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Open Access Research article

The role of CACNA1S in predisposition to malignant hyperthermia

Danielle Carpenter1*, Christopher Ringrose1, Vincenzo Leo1, Andrew Morris2, Rachel L Robinson1, P Jane Halsall1, Philip M Hopkins1 and Marie-Anne Shaw3

Author Affiliations

1 MH Investigation Unit, Academic Unit of Anaesthesia, St James's University Hospital, Leeds, LS9 7TF, UK

2 Wellcome Trust Centre for Human Genetics, Roosevelt Drive, Oxford, OX3 7BN, UK

3 Institute of Integrative and Comparative Biology, LC Miall Building, Faculty of Biological Sciences, University of Leeds, Leeds, LS2 9JT, UK

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BMC Medical Genetics 2009, 10:104  doi:10.1186/1471-2350-10-104

Published: 13 October 2009

Abstract

Background

Malignant hyperthermia (MH) is an inherited pharmacogenetic disorder of skeletal muscle, characterised by an elevated calcium release from the skeletal muscle sarcoplasmic reticulum. The dihydropyridine receptor (DHPR) plays an essential role in excitation-contraction coupling and calcium homeostasis in skeletal muscle. This study focuses on the gene CACNA1S which encodes the α1 subunit of the DHPR, in order to establish whether CACNA1S plays a major role in MH susceptibility in the UK.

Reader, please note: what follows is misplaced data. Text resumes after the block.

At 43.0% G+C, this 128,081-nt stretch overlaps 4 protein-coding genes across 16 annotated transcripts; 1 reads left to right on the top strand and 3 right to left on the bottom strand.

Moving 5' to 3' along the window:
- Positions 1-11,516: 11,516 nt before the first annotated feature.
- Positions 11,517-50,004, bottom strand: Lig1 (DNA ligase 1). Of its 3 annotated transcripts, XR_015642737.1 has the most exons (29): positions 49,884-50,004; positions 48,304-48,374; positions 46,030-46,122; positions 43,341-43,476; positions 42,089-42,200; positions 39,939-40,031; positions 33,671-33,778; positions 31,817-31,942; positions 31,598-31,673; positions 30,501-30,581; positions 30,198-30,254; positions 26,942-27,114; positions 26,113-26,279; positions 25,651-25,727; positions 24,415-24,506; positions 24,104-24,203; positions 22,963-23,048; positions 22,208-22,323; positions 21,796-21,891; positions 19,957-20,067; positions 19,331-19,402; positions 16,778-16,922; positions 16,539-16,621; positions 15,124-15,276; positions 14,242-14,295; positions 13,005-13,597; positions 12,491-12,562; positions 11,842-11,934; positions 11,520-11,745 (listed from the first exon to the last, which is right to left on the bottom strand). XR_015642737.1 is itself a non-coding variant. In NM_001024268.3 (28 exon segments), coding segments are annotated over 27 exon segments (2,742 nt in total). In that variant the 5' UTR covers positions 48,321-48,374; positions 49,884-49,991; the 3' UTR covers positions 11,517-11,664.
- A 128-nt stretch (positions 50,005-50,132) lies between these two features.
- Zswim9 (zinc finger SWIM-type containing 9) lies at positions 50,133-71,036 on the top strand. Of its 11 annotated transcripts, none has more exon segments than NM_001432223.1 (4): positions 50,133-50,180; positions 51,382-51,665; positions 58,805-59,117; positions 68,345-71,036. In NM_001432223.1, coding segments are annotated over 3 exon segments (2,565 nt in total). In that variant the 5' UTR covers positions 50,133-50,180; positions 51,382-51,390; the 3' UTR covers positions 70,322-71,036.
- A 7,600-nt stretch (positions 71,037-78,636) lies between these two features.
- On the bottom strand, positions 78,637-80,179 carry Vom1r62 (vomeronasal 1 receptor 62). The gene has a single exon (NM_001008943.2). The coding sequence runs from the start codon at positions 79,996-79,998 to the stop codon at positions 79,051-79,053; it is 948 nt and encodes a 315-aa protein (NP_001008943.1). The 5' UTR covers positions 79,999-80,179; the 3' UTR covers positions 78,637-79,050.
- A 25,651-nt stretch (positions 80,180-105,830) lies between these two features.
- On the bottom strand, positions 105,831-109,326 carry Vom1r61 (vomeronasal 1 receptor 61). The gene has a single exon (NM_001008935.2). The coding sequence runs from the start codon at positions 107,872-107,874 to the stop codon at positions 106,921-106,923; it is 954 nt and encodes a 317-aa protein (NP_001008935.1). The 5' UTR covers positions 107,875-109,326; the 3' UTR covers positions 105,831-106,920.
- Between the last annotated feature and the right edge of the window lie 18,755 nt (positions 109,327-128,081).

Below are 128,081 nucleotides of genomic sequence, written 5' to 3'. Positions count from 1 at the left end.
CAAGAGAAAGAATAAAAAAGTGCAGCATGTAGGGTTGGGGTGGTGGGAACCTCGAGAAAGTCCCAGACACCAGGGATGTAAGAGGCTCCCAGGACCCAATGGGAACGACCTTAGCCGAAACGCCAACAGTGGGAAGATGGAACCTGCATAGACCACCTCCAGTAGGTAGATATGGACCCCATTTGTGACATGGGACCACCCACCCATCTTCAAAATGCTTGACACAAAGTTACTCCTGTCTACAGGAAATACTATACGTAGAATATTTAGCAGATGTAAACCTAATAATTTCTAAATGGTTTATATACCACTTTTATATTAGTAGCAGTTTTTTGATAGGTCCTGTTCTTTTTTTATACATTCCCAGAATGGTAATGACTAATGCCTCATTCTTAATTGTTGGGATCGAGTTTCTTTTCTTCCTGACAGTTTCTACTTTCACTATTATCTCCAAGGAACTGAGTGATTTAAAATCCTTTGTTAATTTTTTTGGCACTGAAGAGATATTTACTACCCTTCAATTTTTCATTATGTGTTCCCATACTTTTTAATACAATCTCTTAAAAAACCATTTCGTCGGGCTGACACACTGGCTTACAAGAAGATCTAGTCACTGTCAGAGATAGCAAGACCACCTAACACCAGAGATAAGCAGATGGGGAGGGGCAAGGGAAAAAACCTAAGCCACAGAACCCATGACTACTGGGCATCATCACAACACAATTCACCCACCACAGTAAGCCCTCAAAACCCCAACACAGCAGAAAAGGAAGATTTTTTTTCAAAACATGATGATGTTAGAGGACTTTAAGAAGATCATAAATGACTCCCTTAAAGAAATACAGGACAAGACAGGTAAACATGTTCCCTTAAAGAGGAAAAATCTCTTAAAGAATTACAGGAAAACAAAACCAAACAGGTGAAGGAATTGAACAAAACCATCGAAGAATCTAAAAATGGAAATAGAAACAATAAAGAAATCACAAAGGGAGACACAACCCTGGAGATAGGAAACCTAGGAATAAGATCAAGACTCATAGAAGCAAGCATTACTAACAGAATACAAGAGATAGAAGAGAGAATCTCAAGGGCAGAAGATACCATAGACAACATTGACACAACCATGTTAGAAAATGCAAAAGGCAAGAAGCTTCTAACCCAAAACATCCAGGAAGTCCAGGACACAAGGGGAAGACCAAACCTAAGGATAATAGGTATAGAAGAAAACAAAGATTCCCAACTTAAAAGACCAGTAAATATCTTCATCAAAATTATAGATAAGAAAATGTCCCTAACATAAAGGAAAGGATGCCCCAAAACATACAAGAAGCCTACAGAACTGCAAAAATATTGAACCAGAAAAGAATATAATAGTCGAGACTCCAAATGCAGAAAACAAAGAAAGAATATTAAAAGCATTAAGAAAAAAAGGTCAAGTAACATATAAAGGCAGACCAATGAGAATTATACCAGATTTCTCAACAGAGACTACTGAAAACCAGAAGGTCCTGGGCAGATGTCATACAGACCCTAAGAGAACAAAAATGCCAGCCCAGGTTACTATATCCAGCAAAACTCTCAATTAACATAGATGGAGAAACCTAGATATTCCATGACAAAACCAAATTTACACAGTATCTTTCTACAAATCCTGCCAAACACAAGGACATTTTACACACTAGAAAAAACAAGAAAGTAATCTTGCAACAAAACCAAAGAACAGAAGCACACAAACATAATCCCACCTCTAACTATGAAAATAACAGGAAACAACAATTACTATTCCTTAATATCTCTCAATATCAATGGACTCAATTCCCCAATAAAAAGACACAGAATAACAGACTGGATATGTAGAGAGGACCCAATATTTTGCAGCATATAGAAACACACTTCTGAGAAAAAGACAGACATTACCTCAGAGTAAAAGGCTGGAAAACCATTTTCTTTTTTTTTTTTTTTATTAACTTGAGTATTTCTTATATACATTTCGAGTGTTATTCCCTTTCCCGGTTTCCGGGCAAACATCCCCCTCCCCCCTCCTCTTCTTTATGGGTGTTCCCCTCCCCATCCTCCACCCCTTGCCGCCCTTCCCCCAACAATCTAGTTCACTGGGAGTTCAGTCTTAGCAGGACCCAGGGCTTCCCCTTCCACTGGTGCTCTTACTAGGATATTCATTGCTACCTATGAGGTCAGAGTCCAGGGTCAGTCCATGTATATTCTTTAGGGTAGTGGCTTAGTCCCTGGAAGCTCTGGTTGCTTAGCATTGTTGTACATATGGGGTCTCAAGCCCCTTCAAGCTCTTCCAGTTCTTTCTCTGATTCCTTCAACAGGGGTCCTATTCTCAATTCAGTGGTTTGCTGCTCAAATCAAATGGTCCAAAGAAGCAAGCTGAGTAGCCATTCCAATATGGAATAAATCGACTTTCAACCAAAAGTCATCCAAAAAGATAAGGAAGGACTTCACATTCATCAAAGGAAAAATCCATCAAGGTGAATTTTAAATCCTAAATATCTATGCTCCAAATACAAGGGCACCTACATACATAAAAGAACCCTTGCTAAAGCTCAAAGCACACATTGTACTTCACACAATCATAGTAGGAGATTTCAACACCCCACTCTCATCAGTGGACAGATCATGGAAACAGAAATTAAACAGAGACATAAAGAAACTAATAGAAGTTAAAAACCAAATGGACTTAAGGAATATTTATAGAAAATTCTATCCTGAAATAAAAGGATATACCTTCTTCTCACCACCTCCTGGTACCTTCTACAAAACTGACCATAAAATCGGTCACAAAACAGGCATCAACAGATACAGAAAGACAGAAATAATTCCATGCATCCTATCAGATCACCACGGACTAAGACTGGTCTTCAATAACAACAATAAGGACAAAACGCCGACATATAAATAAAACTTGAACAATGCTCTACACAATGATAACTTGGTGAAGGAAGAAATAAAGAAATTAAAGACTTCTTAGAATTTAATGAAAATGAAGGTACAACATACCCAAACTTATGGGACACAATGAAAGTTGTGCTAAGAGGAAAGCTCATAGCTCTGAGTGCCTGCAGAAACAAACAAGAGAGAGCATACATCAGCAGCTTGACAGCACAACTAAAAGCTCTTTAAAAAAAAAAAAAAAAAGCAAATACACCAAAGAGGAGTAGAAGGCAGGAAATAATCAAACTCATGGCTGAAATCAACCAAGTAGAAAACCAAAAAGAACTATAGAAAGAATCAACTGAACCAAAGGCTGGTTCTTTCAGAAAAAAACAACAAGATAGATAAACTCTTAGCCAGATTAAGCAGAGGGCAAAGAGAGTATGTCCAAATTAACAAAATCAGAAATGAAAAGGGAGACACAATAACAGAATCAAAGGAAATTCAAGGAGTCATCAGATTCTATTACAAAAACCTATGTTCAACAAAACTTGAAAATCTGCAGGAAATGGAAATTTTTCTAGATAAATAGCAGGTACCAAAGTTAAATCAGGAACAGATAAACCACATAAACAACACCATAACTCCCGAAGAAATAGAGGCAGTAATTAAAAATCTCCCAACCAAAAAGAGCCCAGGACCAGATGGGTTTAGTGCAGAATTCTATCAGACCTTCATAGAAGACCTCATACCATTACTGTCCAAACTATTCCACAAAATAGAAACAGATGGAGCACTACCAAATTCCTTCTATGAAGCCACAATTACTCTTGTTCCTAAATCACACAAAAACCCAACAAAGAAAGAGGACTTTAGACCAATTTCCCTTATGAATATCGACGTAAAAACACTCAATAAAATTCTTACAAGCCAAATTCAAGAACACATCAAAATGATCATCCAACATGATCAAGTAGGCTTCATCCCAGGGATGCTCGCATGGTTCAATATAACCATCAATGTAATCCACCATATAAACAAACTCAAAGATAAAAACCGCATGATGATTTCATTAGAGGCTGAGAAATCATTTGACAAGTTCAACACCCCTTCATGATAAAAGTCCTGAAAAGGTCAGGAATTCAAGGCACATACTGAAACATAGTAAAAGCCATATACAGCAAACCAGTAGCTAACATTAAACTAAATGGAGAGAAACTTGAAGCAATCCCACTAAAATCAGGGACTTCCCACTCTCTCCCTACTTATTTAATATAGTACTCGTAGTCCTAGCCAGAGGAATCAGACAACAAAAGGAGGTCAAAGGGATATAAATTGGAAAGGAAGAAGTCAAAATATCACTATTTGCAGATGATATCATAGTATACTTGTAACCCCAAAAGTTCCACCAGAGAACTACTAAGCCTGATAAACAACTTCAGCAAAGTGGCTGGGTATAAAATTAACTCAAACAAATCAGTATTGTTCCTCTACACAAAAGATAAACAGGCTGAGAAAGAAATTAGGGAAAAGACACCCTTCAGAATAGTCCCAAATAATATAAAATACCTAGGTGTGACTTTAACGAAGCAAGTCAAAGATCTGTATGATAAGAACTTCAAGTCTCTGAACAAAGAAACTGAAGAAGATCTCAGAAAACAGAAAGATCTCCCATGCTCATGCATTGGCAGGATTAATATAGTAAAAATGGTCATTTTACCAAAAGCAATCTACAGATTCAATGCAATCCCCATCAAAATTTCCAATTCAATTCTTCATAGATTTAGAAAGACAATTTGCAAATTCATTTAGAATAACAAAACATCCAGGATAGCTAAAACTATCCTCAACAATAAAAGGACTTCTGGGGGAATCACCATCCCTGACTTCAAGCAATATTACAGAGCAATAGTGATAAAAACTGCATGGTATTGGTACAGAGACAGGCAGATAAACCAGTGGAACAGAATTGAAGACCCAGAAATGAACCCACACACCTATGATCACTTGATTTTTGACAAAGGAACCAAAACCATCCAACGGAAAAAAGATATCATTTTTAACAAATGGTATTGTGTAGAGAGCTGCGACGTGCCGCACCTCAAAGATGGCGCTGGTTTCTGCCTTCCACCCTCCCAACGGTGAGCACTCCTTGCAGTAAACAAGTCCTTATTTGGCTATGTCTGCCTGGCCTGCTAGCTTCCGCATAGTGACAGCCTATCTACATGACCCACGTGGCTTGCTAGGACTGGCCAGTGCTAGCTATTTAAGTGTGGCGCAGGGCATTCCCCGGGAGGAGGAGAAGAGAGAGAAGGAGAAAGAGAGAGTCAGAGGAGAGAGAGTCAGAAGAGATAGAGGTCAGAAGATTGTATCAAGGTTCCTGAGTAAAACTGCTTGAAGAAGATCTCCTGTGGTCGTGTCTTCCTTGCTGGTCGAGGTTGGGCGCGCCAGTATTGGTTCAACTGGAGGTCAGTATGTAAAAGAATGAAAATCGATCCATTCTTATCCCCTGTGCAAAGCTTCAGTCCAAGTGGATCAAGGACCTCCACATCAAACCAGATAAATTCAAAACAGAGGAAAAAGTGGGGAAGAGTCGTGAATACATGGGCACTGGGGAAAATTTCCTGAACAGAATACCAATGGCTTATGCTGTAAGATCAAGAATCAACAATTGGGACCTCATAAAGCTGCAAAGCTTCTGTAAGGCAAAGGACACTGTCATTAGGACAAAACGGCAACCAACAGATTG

Methods

We investigate the CACNA1S locus in detail in 50 independent MH patients, the largest study to date, to identify novel variants that may predispose to disease and also to characterise the haplotype structure across CACNA1S.

Results

We present CACNA1S cDNA sequencing data from 50 MH patients in whom RYR1 mutations have been excluded, and subsequent mutation screening analysis. Furthermore we present haplotype analysis of unphased CACNA1S SNPs to (1) assess CACNA1S haplotype frequency differences between susceptible MH cases and a European control group and (2) analyse population-based association via clustering of CACNA1S haplotypes based on disease risk.

Conclusion

The study identified a single potentially pathogenic change in CACNA1S (p.Arg174Trp), and highlights that the haplotype structure across CACNA1S is diverse, with a high degree of variability.